Barack Obama's energy platform included goals for renewable energy, higher automoative gas mileage standards, support for plug-in hybrid electric vehicles, and targets for energy efficiency of homes...and that's just to start. With the recent announcement of Nobel laureate and now former head of the Lawrence Berkeley National Laboratory Steven Chu as Energy Secretary, Obama's administration can be the catalyst that makes alternative energy markets viable.
Will the Obama administration be successful in making the energy changes he promised in the election?
Could coal emerge as the biggest energy story of 2009? We think so!
Coal is likely to become President elect Barack Obama’s first great energy policy challenge- as evidenced by the coal industry’s ‘Congratulations’ ad on CNN.com
Why coal? Big Story for 2009: Problems with ‘Big Grid’
As prices at the pump drop in response to the global economic slowdown, we can (sadly) anticipate less media and public attention to the long term challenges of oil. Fortunately we have a problem of equal magnitude- an aging, some say failing, electric utility grid run by large enterprises who are already rethinking their changing role in the next century.
There is a short list of big issues for ‘Big Grid’ – building a 21st Century ‘Smart Grid’ around software and storage, integrating utility scale renewables (solar, wind, biomass waste), addressing regulatory challenges of carbon emissions, and working with private sector entrepreneurs who are advancing technologies that could disrupt long-held pricing structures and operating principles of our antiquated grid.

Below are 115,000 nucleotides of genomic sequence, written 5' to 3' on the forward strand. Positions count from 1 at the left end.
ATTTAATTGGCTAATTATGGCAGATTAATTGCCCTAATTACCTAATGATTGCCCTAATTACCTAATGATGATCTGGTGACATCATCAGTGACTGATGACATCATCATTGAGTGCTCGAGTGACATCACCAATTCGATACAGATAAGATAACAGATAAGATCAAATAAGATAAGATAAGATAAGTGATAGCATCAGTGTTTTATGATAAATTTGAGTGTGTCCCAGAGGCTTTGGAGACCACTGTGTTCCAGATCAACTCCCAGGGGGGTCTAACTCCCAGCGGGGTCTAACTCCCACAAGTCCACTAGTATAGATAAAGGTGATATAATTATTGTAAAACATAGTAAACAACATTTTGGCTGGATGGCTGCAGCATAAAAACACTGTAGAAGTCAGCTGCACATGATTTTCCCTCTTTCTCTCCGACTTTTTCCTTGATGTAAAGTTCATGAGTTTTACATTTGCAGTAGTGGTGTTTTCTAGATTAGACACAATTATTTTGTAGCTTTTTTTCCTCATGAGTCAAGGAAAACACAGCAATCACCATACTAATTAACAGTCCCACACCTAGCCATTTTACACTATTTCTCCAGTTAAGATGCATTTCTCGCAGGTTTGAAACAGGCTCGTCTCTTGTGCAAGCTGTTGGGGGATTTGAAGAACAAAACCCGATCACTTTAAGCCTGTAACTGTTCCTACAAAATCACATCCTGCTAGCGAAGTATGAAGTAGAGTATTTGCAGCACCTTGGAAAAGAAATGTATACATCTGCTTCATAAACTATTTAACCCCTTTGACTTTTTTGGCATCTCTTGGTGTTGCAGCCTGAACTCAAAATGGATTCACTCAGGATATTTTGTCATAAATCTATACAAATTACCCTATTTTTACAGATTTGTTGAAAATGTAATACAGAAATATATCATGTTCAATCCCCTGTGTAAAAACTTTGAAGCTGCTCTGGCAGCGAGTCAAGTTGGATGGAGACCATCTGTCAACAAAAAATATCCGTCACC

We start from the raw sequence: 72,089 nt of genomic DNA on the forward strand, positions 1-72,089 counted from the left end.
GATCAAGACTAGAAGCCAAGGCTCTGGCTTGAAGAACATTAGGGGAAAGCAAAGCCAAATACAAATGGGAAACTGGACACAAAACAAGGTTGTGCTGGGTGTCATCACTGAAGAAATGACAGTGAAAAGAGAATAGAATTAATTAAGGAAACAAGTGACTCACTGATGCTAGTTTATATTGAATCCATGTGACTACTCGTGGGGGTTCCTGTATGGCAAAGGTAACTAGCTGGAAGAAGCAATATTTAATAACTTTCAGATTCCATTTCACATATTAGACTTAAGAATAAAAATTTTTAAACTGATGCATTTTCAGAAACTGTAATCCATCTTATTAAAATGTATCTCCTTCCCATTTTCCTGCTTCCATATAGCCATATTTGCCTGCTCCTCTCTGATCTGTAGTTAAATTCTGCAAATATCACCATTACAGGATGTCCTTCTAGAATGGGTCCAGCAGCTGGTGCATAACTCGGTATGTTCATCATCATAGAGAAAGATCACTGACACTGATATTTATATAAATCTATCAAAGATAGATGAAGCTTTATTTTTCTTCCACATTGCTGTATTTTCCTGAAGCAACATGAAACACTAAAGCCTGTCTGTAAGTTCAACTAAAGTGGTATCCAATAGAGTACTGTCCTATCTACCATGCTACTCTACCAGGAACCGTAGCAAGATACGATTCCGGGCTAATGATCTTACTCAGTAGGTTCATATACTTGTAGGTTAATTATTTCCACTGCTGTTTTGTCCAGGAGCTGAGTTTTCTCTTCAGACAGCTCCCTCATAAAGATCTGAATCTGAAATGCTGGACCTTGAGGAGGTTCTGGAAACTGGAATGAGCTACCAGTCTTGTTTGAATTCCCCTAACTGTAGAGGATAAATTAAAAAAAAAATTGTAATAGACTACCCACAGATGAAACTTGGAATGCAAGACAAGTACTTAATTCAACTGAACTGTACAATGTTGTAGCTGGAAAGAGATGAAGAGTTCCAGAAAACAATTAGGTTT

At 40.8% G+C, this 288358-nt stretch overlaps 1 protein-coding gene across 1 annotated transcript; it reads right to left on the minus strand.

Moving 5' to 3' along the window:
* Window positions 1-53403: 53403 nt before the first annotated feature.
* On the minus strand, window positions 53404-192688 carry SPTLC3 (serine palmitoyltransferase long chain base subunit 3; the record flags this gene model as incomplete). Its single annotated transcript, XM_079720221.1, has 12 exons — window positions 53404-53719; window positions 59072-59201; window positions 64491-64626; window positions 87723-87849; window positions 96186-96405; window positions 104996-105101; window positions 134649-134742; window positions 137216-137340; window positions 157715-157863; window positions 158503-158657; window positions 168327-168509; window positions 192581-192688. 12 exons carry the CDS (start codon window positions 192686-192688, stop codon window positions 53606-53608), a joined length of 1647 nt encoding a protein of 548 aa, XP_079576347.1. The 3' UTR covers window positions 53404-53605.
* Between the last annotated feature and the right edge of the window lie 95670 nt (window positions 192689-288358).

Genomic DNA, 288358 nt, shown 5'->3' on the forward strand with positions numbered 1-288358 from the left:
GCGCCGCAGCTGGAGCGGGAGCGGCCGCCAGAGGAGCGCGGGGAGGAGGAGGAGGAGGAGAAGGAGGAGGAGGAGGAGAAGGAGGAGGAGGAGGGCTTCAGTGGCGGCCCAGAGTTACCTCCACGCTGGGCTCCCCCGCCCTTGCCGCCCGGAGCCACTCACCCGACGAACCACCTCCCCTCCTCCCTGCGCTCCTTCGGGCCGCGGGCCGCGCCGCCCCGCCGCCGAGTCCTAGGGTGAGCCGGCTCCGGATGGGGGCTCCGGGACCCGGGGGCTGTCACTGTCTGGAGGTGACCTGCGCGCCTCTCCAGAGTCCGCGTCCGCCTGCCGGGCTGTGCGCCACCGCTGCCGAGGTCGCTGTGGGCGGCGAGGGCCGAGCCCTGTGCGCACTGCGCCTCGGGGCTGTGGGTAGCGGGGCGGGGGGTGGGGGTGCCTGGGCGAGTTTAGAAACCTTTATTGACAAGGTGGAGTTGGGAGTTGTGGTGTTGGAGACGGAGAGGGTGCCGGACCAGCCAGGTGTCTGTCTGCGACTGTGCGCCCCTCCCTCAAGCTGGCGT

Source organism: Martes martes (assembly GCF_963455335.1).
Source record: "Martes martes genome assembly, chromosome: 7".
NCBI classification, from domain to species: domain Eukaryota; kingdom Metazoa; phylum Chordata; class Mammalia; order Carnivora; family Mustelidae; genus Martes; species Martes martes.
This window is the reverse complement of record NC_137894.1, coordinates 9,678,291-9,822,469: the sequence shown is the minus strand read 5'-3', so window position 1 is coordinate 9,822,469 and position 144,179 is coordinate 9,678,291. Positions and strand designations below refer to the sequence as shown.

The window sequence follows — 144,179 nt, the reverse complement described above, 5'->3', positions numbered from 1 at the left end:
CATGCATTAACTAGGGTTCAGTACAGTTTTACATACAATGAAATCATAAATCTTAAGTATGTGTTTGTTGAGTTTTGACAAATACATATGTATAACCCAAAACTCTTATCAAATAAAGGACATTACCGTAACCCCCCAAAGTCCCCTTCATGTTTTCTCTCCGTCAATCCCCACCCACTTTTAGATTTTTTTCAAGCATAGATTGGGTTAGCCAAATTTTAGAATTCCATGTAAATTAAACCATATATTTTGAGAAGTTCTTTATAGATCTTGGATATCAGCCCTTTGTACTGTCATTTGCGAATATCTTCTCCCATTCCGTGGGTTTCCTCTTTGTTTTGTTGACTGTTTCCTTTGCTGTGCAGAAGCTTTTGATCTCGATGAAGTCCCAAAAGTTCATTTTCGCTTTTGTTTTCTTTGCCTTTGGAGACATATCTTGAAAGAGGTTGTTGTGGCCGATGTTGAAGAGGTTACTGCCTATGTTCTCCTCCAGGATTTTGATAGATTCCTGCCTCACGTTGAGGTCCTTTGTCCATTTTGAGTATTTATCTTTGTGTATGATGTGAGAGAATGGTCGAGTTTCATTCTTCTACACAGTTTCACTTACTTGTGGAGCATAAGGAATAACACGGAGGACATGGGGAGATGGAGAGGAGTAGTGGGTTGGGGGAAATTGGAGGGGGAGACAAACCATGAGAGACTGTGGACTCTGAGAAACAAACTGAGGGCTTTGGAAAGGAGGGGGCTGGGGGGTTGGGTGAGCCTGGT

Today, we cannot talk about the future of utility grid energy or global energy and climate issues without confronting the challenges of coal. ‘Clean Coal’ refers to various methods of capturing energy from coal while reducing the amount of pollutants. Critics argue that coal can never been ‘clean’, while supporters of ‘cleaner’ coal argue that we must develop cost effective strategies that can reduce the impact of coal being burned in the US, China and around the world.
While US activists prepare for a battle against the notion of ‘clean coal’, China’s coal industry continues to boom. A recent MITreportestimates that China’s power sector has been expanding at a rate roughly equivalent to three to four new coal-fired, 500 megawatt plants coming on line every week.
The real danger is not just the carbon emissions, but the wrong assumptions and perception that incremental solutions, protests, or stricter carbon regulations can somehow shift China’s current direction. Why worry?
The gap continues to widen between what activists want to happen with the global coal industry, versus the reality of coal’s expanding role as the world’s fastest growing source of energy.
Worse, is the misguided hope that cheap solar (which is coming 2015-2025!) can magically counter the existing growth trend lines for coal. Most of that solar power generation will just go to satisfy new demand, not take away from coal’s market share and prime access to national energy grids. If there is a viable solution for this reality, it must be algae or advanced bioenergy solutions that can scale and eat the emissions from the combustion of coal. We need carbon solutions, not just alternatives to coal.
The People’s Daily Online reports that geologists have confirmed a massive 23 billion ton coal reserve deposit in the country’s Turfan Basin. ‘The coal mine occupies an area of over 300 square kilometers with a thickness of 169.69 meters, and a coal bearing ratio of 29%’. This is the second major reserve confirmed in the last six months.